Highlights Of 2018 Jackson Hole Fall Arts Festival Include AuctionsSeptember 11, 2018
Chadd Scott, September 11, 2018
There’s never a bad time to visit Jackson Hole, WY and mid-September may be the best. The summer crowds have left. The winter crowds have yet to arrive. The weather is crisp, but not yet cold. The leaves are turning colors. The wildlife is active preparing for winter and the Jackson Hole Fall Arts Festival takes over town.
The perfect Western setting for Western art.
“When you arrive in Jackson Hole, you’re greeted with signs that read, ‘Howdy stranger, yonder is Jackson Hole, the last of the Old West,’ and this sentiment rings true throughout the town,” Madison Webb, auction coordinator for the Jackson Hole Art Auction, said. “Selling Western art in a uniquely and undeniably Western locale adds a legitimacy to the pieces, and also places them before an audience that is already enamored with the Old West.
“The same is true for the wildlife art that we are so well known for. Where else in the country can you preview high-caliber works of art featuring bison, grizzly bears, and moose—and then see those same animals in the wild just miles away? While many auctions are held in casinos, or banquet halls, we are able to bring the mountain character of Jackson Hole into every element of our event, including the venue.”
“It is our most exciting time of year – this concentration of visitors who are here in Jackson specifically to engage with the arts whether it be through galleries downtown, or the Western Design Conference or all of us arts organizations and non-profits that participate in the Fall Arts Festival,” Amy Goicoechea, director of programs and events at the National Museum of Wildlife Art, said. “There’s fabulous energy – guests and visitors and even locals who re-engage or participate with all of us arts organization in a very different way than they do the rest of the year.”
The Jackson Hole Fall Arts Festival began last week and continues through this Sunday featuring a wide variety of events including the aforementioned auctions, rodeo, stage performances, gallery exhibits, an art fair and artistic how-to seminars to name a few.
While this week serves as a high point, Jackson Hole has become an arts hot spot year round.
“It is amazing that in a small, remote Western town like Jackson Hole there is a world-class fine art museum, there are also a tremendous number of amazing art galleries, and thirdly, there is a very vibrant and dedicated artist community,” Goicoechea said.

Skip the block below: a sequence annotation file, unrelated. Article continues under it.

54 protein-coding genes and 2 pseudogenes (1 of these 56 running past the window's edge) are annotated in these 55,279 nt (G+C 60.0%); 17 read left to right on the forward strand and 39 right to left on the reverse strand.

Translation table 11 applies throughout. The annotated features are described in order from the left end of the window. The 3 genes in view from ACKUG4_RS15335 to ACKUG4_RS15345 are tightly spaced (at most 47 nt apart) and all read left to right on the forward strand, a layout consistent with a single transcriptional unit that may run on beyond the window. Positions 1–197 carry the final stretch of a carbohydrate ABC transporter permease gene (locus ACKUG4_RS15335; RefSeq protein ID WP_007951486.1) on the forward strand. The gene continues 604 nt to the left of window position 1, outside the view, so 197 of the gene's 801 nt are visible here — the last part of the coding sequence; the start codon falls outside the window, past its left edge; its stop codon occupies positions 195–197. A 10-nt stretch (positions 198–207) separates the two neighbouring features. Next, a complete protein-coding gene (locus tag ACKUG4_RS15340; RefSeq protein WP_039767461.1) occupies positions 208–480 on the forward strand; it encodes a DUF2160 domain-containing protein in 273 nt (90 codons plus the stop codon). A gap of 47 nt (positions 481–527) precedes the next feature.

Adding to the buzz this year, a late addition to the Jackson Hole Art Auction from two names synonymous with Americana: John Wayne and Norman Rockwell.
The two met in 1973 when Wayne visited Rockwell in his Stockbridge, MA studio to sit for a portrait. The portrait, featuring Wayne dressed in cowboy garb set against the backdrop of a mountain pasture, was commissioned by the National Cowboy Hall of Fame and Western Heritage Center and celebrated Wayne’s induction into the Hall of Great Western Performers. The 38 x 31 inch oil-on-canvas is expected to sell for over $1 million.
In addition to Rockwell, the Jackson Hole Art Auction also features higher-end works by titans of Western art including Albert Bierstadt, Fredric Remington and Thomas Moran.
If you don’t have seven figures to spend on a painting, you’re still welcome to participate.
“One of the main changes we’ve made in the last few years is the inclusion and expansion of our Session I sale, which is held on Friday (September 14),” Webb said. “Session I features high quality lower-priced inventory that is geared towards the emerging collector.
John Wayne hits the sweet spot of more than one attribute which keeps attracting audiences to Western art.
“There is definitely an element of nostalgia—a yearning for the wild, pure, and untamed days of America’s expansion and western frontier,” Webb said. “It is also one of the most uniquely American genres of art, and many collectors feel a patriotic drive to preserve and celebrate it. As America’s wild places continue to dwindle and shrink, there are increased movements for conservation, and those also translate into the art world. While species become endangered and habitats dissipate, artists are still able to depict them and use their art as a platform for change.”
While the appeal of “nostalgia” remains strong, contemporary Western artists are increasingly treating traditional subjects in fresh ways.
“What I’ve seen in the past three to five years is an expansion of the stylistic offerings,” Goicoechea said. “There’s this ever-expanding and growing exposure of wildlife art that is not in the very traditional or hyper-realistic stylistic genre that many people associate with our collection or wildlife art from the past 25 years.”